Under legislation sent to President Donald Trump this week, U.S. military service women and Tricare beneficiaries would have access to a doula or lactation consultant at no cost during labor and delivery and post-birth.
The fiscal 2021 National Defense Authorization bill includes a five-year pilot program to cover the services of a professional trained to provide physical and emotional support for female troops and military family members during childbirth.
The program would evaluate the cost, quality of care and impact on new moms and babies of hiring a doula or lactation consultant or counselor.
The initial proposal was sponsored by Democratic Sens. Kirsten Gillibrand of New York and Richard Blumenthal of Connecticut, who wanted to help service members and military spouses who are delivering alone because of deployment or other circumstances or who are stationed away from family or friends.
The senators said doulas reduce the risk of complications during and after childbirth.
"Military moms, either service members themselves or the partners of those who serve, are at a higher risk of stress and isolation during their pregnancies, and they're more likely to give birth alone -- all factors that make doula access especially important," Blumenthal said after introducing the legislation.
Doulas are non-medical professionals trained as labor coaches to assist with proper positioning and pain management during labor, such as breathing exercises and massage. Some doulas focus on postpartum support, providing guidance on breastfeeding and newborn care in the early weeks following a birth.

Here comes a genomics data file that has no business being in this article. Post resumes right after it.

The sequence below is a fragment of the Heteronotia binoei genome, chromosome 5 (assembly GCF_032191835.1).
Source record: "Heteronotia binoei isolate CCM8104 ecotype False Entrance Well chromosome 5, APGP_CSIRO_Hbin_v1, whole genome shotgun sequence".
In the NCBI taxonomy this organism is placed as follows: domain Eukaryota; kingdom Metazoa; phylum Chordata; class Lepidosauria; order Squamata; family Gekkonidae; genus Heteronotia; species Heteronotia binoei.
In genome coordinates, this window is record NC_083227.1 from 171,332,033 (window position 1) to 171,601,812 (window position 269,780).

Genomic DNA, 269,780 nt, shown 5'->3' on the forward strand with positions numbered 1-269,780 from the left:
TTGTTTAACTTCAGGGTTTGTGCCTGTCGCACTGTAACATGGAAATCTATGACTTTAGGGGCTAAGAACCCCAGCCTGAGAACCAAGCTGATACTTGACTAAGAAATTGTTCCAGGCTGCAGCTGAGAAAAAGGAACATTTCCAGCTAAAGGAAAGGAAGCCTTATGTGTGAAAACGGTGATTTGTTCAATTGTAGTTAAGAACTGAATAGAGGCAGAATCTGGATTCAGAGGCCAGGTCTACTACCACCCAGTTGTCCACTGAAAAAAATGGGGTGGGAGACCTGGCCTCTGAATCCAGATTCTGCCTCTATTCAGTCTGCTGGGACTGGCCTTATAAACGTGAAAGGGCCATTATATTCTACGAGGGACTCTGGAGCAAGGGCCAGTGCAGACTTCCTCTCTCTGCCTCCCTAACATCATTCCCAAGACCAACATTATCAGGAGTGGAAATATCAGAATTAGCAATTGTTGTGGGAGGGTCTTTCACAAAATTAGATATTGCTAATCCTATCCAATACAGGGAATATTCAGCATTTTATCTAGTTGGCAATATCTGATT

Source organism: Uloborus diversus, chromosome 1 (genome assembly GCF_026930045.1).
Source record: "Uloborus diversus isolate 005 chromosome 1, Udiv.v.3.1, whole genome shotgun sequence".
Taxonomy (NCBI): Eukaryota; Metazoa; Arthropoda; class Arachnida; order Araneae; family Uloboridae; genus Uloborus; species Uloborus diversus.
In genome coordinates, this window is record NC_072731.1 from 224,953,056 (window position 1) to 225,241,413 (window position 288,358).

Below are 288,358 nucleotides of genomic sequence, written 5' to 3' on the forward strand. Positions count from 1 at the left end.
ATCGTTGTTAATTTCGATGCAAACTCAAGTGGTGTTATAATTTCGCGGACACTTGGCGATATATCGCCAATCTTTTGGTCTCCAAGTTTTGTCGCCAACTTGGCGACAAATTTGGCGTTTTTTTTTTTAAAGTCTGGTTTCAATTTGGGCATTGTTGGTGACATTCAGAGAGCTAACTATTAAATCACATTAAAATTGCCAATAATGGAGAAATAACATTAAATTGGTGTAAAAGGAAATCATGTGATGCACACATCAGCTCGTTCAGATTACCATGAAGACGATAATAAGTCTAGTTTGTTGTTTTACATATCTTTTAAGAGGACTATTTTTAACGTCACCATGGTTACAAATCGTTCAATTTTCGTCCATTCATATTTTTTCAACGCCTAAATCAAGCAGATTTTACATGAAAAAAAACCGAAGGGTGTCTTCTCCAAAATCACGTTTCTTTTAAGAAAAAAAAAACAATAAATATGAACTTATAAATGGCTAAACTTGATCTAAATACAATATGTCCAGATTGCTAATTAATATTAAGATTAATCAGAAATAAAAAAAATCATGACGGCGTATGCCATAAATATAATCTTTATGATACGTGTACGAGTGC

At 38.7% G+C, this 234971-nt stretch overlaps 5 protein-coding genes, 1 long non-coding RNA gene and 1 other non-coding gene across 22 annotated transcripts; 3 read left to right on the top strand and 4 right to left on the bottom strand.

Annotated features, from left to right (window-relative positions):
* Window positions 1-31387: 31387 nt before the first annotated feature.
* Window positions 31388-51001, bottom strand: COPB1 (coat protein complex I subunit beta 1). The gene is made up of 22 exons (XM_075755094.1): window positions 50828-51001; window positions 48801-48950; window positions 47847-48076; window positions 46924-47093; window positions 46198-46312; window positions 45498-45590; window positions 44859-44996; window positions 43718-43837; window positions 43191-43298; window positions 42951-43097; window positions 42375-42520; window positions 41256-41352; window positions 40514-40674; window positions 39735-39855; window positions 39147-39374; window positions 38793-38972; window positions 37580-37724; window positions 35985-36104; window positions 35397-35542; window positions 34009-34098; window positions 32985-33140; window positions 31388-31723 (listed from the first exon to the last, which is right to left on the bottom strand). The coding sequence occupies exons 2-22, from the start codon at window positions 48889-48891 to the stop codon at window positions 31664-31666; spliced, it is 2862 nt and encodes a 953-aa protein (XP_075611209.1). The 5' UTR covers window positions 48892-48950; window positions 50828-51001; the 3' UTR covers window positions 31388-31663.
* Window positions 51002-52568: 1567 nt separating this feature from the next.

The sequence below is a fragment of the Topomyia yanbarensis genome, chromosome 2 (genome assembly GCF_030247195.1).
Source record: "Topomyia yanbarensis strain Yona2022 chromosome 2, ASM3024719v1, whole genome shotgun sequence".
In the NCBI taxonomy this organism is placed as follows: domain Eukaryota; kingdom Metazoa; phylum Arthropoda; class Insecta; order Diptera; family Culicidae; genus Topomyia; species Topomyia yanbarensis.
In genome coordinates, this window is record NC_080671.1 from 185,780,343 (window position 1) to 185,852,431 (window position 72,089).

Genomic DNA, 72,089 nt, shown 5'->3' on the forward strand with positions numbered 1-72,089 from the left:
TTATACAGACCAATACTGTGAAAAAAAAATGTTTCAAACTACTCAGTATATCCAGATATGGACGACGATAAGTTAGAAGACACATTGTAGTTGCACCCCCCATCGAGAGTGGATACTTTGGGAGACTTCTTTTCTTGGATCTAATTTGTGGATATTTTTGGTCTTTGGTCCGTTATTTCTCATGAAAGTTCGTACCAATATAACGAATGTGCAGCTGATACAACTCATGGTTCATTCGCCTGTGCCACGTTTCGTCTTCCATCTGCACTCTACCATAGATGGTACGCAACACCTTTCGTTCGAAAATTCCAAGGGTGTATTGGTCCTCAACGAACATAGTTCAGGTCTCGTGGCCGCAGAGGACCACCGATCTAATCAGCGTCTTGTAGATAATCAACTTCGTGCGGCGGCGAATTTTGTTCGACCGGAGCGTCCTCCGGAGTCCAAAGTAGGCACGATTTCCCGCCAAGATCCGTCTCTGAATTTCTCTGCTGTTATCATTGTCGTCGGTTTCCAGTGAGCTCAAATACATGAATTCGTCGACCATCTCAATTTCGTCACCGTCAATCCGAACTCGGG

The term "doula" comes from ancient Greek, meaning "woman's servant." The doula as a childbirth professional developed in the 1970s and 1980s in the U.S. with the growing interest in natural childbirth.
The cost of doula services ranges from $800 to $2,500, with the average around $1,200, according to the What to Expect Project, founded by Heidi Murkoff, author of the "What to Expect" book series.
A Marine Corps spouse who gave birth at her home in Jacksonville, Florida, told Military.com that Tricare paid for a portion of the home birth with a certified nurse midwife and she paid $500 to a doula who helped her through the experience while her husband was deployed.
"It was all so worth it for us, but I do wish our health insurance helped more because it did take a lot out of our budget to do things this way," she said in an email.
The Service Women's Action Network, an advocacy group for active-duty and veteran women, said reproductive health in the military is one of the group's key issues, and the legislation helps ensure that women receive the full spectrum of services.
"SWAN strongly supported the provision to provide doulas to help new military mothers, and we were hugely pleased that it was incorporated into the final version of the 2021 National Defense Authorization Act," said retired Navy Capt. Lory Manning, SWAN Director of Government Relations, on Tuesday.
The defense policy bill has been sent to Trump for his signature, but the president has repeatedly said that he plans to veto it. He has until Dec. 23 to sign it, reject it or ignore it. Should he take no action, the bill would become law.
If Trump decides to veto, the House and Senate passed the legislation by such wide margins that the chambers have the votes to override that rejection.